Chiang Kai-shek came into contact with revolutionary figures when he studied in Japan in 1906. It was in Tokyo where he met Chen Chi-mei who introduced him to Sun Yat-sen. Two years later he was selected by the Qing Court as an army cadet to study in Japan and it was on his second stay in the country that Chiang joined the Tongmenghui. Initially, he was under the supervision of Chen Chi-mei but during the 1911 Revolution his involvement in the Hangzhou uprising and his success on the battlefield as commander of the 5th Regiment under the 5th Shanghai Army boosted his reputation. Sun Yat-sen later concluded that the revolution failed because the revolutionary party did not possess its own armed forces and decided that the primary focus going forward should be to cultivate a revolutionary army. Ultimately, Sun came to place his hopes for such a vanguard on the shoulders of Chiang Kai-shek, whom he appointed first commandant of Whampoa Military Academy, a post that gave Chiang the opportunity to apply his military training, and also provided him with an important foundation on which to build a career in politics.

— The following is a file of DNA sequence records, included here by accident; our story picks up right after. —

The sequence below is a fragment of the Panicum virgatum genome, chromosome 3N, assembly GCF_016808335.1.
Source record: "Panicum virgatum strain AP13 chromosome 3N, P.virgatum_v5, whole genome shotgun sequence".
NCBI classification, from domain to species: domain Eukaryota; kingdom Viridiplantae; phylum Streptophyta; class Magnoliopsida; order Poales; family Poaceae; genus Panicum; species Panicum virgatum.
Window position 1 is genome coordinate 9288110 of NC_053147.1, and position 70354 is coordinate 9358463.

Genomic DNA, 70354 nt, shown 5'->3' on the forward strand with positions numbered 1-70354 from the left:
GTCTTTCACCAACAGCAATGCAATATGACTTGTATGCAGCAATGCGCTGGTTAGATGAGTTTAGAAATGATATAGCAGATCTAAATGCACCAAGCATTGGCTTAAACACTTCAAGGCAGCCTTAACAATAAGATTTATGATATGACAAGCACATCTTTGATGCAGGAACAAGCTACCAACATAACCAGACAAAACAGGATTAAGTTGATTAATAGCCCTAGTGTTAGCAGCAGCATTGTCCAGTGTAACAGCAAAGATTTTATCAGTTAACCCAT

However, when Sun Yat-sen died on March 12, 1925, Chiang Kai-shek was still not part of the central leadership of the Kuomintang (KMT). At that time, the Chinese Communist Party had developed its own organization within the KMT and National Revolutionary Army, and the contradictions within the party gradually intensified. After the Zhongshan Warship Incident (the SS Yongfeng had been renamed the SS Zhongshan in 1925), Chiang declared the incident to be part of a communist plot, introduced martial law and forced Wang Chao-ming (Wang Jingwei) to leave Guangzhou for France. As a result of the incident and his response to it, Chiang became commander-in-chief of the National Revolutionary Army and launched a new front in the revolutionary struggle - the Northern Expedition.